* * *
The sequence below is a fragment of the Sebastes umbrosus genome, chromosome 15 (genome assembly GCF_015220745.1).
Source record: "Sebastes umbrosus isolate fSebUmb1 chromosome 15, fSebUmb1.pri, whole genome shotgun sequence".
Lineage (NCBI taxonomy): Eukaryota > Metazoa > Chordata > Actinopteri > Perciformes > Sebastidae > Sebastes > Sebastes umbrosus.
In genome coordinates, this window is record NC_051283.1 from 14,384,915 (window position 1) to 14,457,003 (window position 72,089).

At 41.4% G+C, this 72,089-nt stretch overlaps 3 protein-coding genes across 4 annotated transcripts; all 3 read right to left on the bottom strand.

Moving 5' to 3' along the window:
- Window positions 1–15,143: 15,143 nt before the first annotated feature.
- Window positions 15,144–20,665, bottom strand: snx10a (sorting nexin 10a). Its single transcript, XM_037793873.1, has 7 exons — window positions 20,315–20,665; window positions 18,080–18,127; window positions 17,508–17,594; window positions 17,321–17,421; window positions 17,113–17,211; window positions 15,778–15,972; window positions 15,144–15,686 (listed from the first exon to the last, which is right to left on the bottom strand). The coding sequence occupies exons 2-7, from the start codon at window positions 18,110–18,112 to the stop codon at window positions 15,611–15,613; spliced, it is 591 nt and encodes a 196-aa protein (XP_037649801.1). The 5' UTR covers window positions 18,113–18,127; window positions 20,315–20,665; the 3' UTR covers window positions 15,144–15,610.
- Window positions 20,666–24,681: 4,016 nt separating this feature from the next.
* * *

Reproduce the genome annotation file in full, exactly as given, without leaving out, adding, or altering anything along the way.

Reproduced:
The sequence below is a fragment of the Sebastes umbrosus genome, chromosome 15 (genome assembly GCF_015220745.1).
Source record: "Sebastes umbrosus isolate fSebUmb1 chromosome 15, fSebUmb1.pri, whole genome shotgun sequence".
Lineage (NCBI taxonomy): Eukaryota > Metazoa > Chordata > Actinopteri > Perciformes > Sebastidae > Sebastes > Sebastes umbrosus.
In genome coordinates, this window is record NC_051283.1 from 14,384,915 (window position 1) to 14,457,003 (window position 72,089).

At 41.4% G+C, this 72,089-nt stretch overlaps 3 protein-coding genes across 4 annotated transcripts; all 3 read right to left on the bottom strand.

Moving 5' to 3' along the window:
- Window positions 1–15,143: 15,143 nt before the first annotated feature.
- Window positions 15,144–20,665, bottom strand: snx10a (sorting nexin 10a). Its single transcript, XM_037793873.1, has 7 exons — window positions 20,315–20,665; window positions 18,080–18,127; window positions 17,508–17,594; window positions 17,321–17,421; window positions 17,113–17,211; window positions 15,778–15,972; window positions 15,144–15,686 (listed from the first exon to the last, which is right to left on the bottom strand). The coding sequence occupies exons 2-7, from the start codon at window positions 18,110–18,112 to the stop codon at window positions 15,611–15,613; spliced, it is 591 nt and encodes a 196-aa protein (XP_037649801.1). The 5' UTR covers window positions 18,113–18,127; window positions 20,315–20,665; the 3' UTR covers window positions 15,144–15,610.
- Window positions 20,666–24,681: 4,016 nt separating this feature from the next.